24/10/2017 - 12:13

Larger apartments may provide a marketing edge

24/10/2017 - 12:13

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Larger apartments  may provide a marketing edge
Eden will overlook 430 hectares of bushland at Perry Lakes. Photos: Edge and Hillam Architects rendering

Property developer Edge Visionary Living has tapped into an appetite for larger apartments in Perth’s established suburbs, with its Eden Floreat project achieving close to $30 million in sales ahead of the official launch last weekend, according to managing director Gavin Hawkins.

Mr Hawkins said this represented around 25 per cent of the project’s first stage, West Eden, comprising 98 apartments over five storeys planned to be completed by the end of 2019.

“We had 55 appointments through within a week and a half of having the sales suite on site,” he said.

Mr Hawkins said the West Eden result backed up strong recent interest in the Botanical Apartments in Subiaco, which reached pre-sale levels in six months.

“This far exceeds the demand at the Botanical pre-launch, and we learnt a lot from that project in terms of the appetite for larger, spacious apartments,” he said.

The $160 million development in Perry Lakes will include an additional 64 apartments, part of the four-storey East Eden building, as well as a dozen townhouses.

Mr Hawkins said about 75 per cent of the reserve sales had been for three-bedroom apartments, and the group had already sold one of its three penthouse apartments valued at $2.6 million.

Apartments of three or more bedrooms comprised nearly half the stock across both buildings, while two-bedroom apartments represented 35 per cent and one-bedroom apartments the remainder.

Mr Hawkins said inquiry to this point had come entirely from owner-occupiers, who were predominately downsizers or empty nesters. However, the development’s proximity to several western suburbs schools had also attracted a significant number of families with teenagers.

“It’s been interesting seeing families coming through, with kids in high school, thinking about apartment living, which I think shows the maturing of and acceptance that Perth’s apartment market is coming of age,” he said.

“I don’t think you would have seen that five to 10 years ago.

“This product is something I think the Perth property and apartment market needs for people looking at alternatives for retirement villages and downsizing.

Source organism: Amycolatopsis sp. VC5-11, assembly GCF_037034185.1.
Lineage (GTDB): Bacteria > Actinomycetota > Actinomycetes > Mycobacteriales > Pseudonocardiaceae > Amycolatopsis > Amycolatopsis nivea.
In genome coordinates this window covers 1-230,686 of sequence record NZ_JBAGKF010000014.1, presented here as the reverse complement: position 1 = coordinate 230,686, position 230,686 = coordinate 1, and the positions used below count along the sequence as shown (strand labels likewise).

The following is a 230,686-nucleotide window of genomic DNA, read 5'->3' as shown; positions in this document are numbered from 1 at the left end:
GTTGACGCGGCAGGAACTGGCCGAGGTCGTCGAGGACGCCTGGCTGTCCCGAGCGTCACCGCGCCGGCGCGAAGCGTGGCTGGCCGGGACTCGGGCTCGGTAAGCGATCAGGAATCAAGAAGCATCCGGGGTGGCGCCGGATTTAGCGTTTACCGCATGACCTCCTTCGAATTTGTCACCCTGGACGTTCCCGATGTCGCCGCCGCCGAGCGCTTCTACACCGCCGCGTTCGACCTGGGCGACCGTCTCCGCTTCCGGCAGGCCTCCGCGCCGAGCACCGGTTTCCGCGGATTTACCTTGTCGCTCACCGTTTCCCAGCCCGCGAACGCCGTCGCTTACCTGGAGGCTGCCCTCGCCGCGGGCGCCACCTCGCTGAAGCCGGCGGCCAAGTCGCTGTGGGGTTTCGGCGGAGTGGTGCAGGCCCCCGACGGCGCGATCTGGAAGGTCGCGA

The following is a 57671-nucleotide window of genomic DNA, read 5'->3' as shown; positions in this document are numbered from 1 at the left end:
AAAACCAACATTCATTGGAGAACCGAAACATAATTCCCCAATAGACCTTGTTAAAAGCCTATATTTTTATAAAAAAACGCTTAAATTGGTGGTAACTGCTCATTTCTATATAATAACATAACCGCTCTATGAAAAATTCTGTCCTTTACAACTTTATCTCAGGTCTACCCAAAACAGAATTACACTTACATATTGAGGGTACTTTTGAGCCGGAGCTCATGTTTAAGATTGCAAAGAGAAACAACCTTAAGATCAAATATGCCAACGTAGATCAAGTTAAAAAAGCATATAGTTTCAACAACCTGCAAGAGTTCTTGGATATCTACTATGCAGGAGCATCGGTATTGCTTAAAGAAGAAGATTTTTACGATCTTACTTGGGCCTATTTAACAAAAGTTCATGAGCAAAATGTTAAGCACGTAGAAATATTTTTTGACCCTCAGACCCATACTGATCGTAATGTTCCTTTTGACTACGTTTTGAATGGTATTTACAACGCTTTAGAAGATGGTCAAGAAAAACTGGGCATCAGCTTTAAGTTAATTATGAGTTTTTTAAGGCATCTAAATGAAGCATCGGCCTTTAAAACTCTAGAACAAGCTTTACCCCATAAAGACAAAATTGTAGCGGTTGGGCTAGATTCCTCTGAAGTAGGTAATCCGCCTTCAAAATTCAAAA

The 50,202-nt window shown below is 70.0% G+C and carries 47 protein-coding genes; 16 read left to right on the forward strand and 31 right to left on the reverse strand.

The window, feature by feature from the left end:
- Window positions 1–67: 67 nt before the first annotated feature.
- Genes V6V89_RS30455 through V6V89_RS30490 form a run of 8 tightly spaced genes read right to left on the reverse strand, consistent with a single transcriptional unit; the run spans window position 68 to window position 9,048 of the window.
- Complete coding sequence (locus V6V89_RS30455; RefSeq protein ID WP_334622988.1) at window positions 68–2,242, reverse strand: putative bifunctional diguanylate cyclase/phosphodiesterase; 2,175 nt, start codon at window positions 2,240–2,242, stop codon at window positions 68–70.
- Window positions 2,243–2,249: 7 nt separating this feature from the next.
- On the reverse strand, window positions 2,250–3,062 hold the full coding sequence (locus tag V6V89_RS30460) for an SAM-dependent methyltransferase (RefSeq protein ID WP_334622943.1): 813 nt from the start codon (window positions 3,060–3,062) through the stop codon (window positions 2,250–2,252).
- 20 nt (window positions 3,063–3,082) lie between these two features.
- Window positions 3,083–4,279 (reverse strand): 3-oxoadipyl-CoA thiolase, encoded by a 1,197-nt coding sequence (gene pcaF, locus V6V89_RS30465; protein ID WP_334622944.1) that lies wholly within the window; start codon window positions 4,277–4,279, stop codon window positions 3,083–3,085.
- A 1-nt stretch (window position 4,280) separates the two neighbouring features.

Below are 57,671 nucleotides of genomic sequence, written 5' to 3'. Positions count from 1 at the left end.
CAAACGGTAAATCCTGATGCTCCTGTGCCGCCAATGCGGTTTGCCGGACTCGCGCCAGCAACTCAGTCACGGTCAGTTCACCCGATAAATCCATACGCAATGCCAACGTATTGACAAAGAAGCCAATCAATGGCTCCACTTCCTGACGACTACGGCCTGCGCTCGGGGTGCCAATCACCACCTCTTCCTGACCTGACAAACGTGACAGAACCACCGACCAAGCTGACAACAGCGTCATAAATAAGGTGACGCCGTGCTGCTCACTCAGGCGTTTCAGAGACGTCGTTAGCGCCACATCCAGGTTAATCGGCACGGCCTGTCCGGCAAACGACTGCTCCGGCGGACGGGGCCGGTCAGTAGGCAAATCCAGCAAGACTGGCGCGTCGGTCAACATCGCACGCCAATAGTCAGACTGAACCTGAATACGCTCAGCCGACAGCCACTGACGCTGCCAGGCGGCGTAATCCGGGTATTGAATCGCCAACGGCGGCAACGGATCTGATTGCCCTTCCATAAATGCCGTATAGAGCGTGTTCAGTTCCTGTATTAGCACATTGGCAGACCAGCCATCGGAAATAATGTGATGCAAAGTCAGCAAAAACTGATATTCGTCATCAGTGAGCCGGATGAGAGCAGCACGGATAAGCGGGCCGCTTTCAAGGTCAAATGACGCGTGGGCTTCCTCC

“And we think it’s the best apartment location in Perth; three kilometres from the beach, a short trip to the city and its overlooking the lake with 430 hectares of bushland at your front door.”

Mr Hawkins said Edge had purchased the premium site at Perry Lakes, with only one other significant apartment development, TRG’s The Empire, within the estate.

He believes apartments being developed at the nearby Claremont on the Park project would likely appeal to a different cohort, particularly with regard to proximity to the train line.

Edge director and architect, David Hillam, said Eden’s apartments were 30 per cent larger on average than other apartments in the market; the majority of Eden’s two-bedroom residences average 100 square metres and those with three beds 188sqm.

Amenities at Eden Floreat will include a 25-metre lap pool, three dining areas, a sunset deck, games and theatre room, communal library, and an herb and orchard garden.

“Some families with teenagers tire of the 800 to 1,000 square metre block,” Mr Hillam said.

“We’ve always done amenity areas, but this has also increased both in size and quality.

“We want people to feel they can entertain guests in the same manner as they could in their house; they have the options of booking our lounge dining rooms so they can have 30 or 40 people over.

“To encourage people to move out of their house, they need a compelling reason to do so.”

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